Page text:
Most of us will spend more time at work than at any other place. At work, ideally, we develop our capacity to think, to create, to provide and to care for others. This is a different way of looking at work, which is normally seen from the perspective only of turnover, profits and productivity. In its true sense, a place of work can and should contribute to the advancement of civilization. But, when half of the world’s population controls only 1% of its wealth and 10% of the population controls 85% of the wealth, it is clear that work cannot yield productive results for families, communities, and societies.
Sadly, for the majority of both men and women, work doesn’t contribute to their happiness. In fact, a survey conducted in the United States (in the 1980s) showed that over 70% of people actively disliked their jobs! Further, the current economy does not yield viable subsistence for the majority of people, nor is productive and meaningful work reliably available to large segments of humanity. The world of work is flawed – this is already obvious from the economic problems we are experiencing worldwide. It is clear that something needs to change.
New economic thinking
The way we arrange our economy expresses what we value and is intimately related to advancing the equality of women and men. With this in mind, we can ask ourselves what kind of economic productivity emerges from competition and conflict (often more masculine qualities), and what comes from cooperation and reciprocity (traditionally the more feminine qualities). Clearly, we need both – without the feminine, business can become cut-throat and competitive, which often isn’t sustainable. Without the masculine, decisiveness and drive are sometimes lacking. This has been proved over and over again by surveys conducted around the world in many different societies – we need both the masculine and feminine attributes in business – and the results are startling.
More women in your company means better performance!
According to an article in the Washington Post, Weekly Edition, 2009, companies that employ more women in upper level management are more profitable than those that rely heavily on male talent to run their businesses. This exciting (but not surprising) news is not limited to the United States, but is true throughout the world. And it’s not only one study that verifies this. There are now over 50 different bodies of research from a broad spectrum of organizations such as Columbia University, McKinsey & Co., Credit Suisse, Goldman Sachs and Pepperdine University, that document a clear relationship between women in senior management and corporate financial success. By all measures, more women in your company mean better performance.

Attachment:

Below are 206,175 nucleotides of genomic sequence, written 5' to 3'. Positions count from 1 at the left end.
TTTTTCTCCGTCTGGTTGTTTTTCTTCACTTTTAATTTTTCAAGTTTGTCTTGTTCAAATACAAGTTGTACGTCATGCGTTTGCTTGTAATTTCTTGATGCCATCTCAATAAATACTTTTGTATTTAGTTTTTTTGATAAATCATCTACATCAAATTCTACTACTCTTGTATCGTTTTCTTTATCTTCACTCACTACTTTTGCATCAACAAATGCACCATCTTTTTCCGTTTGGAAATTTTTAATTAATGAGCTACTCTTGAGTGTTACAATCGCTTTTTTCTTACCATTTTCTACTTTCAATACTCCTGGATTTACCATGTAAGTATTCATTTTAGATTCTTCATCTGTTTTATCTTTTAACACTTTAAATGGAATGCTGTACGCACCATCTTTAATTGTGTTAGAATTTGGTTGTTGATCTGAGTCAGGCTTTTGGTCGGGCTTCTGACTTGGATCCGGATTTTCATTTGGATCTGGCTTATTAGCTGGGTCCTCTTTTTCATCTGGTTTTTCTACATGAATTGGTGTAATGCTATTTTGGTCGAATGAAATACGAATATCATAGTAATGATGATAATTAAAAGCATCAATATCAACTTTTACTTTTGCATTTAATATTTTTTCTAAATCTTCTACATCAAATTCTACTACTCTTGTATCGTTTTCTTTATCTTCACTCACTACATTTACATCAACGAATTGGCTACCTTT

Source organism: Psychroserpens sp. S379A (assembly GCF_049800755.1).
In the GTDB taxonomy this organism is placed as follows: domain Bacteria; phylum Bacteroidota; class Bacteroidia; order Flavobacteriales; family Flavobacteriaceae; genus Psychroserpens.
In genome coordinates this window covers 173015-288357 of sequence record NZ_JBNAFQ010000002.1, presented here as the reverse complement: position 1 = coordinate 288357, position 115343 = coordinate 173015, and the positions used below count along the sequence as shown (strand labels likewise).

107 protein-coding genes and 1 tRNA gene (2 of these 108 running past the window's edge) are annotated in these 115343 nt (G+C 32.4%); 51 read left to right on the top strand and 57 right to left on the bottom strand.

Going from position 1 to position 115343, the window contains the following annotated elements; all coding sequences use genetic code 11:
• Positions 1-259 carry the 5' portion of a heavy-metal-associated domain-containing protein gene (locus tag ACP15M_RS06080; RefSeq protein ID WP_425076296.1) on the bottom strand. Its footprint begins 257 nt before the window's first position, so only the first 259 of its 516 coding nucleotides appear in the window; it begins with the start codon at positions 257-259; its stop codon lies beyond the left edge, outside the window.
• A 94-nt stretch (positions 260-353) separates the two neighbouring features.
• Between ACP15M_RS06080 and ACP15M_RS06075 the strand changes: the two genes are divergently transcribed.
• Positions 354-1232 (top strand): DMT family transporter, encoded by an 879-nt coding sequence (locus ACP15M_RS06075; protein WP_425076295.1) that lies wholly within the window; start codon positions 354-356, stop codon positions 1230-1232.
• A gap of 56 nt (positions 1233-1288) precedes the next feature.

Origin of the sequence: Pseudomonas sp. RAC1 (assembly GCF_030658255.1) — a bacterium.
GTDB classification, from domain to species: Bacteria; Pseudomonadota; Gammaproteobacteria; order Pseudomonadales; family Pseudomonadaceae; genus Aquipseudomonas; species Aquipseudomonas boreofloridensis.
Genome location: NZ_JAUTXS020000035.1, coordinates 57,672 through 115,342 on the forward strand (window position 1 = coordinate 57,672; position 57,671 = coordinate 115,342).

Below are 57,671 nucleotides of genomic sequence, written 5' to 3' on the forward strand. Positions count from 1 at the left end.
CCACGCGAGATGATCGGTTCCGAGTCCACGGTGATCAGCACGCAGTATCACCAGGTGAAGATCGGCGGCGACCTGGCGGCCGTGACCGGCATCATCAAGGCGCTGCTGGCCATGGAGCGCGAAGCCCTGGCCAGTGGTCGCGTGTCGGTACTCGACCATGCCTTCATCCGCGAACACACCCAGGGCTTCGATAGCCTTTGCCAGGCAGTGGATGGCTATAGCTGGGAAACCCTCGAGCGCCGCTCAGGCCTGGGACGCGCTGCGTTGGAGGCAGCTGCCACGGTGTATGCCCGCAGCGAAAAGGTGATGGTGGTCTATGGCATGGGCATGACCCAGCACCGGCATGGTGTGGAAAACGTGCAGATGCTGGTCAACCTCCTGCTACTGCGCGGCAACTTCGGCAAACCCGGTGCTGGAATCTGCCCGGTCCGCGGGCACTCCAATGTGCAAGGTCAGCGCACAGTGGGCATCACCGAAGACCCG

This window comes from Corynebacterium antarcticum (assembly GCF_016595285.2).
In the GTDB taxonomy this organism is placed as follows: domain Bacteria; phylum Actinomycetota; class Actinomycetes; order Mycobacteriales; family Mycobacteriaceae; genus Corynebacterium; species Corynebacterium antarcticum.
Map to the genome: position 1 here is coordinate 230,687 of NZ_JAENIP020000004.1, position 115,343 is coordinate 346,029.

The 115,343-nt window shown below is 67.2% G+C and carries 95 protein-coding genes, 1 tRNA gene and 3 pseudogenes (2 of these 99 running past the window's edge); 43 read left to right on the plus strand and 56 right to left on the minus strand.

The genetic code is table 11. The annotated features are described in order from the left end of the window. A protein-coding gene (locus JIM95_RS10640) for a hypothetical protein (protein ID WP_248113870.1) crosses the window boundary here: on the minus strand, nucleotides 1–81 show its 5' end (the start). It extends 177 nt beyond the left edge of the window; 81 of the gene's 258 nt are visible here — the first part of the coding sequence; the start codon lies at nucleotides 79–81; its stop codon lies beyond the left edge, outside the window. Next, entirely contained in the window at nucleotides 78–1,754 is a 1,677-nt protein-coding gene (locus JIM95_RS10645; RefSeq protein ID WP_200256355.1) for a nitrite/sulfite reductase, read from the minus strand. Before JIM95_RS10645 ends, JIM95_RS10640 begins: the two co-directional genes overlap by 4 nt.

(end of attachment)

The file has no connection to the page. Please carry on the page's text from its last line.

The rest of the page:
Looking at what has happened in Latin America over the past ten years is also fascinating. The men were particularly hard hit by the global recession (which applies to men throughout the world) so it was the women who picked up the slack and found ways to earn money. Poverty and inequality have been falling in Latin America over the past decade. There are many factors that have contributed to this – high global commodity prices have helped, there has been substantial foreign investment and a growing middle class that has increased consumption. However, a major factor has been these millions of Latin American women who have entered the workforce. According to an August 2012 World Bank report, Latin American women have been responsible for 30 percent of the region’s extreme poverty reduction over the past decade, as a result of their increased workforce participation and higher earnings. Women’s income has had an even greater effect on the lowest rungs of the socio-economic ladder, reducing the severity of poverty more than twice as effectively as men’s earnings.
How has this helped to advance equality?
In many cases, this knowledge hasn’t helped to advance women at all. Women continue to be employed disproportionately in leadership positions. Men not only continue to far outnumber women in corporate leadership positions across industries, they are also often paid significantly more than women for the same labour. Even when Latin American women make it to the top of their field, 61% report some form of discrimination at work.
And, exactly as has been proved in other parts of the world, having more Latin American women in the workplace isn’t just an issue of equity – it’s also good for business. An August 2012 Credit Suisse report found that when companies have one woman or more on their boards, they perform significantly better than companies that don’t (yet 60% of Latin American companies’ boards do not have a single female member). And how much better do these more diverse companies do? Stocks and shares of large companies (globally) that had women on their boards performed 26 percent better than those that didn’t.
The evidence is so overwhelming that there is no longer any economic or social reason why companies shouldn’t actively seek out women to participate in their companies at the highest levels. South Africa may actually lead the way in this regard. According to the new draft Women Empowerment and Gender Equality Bill, companies need to aim to have 50% of their management positions occupied by women. While countries around the world are introducing similar quotas (the EU may introduce legislation for the entire region), only Israel and South Africa are aiming as high as 50%. If a tremendous effort is made in this regard, and if we follow worldwide trends, this should result in greater financial success for companies and increased poverty reduction throughout the country. In short, the numbers make the opportunities clear: women in the workforce, and especially women in leadership positions, are good for all countries in the world – for their families, for their businesses, and for their futures.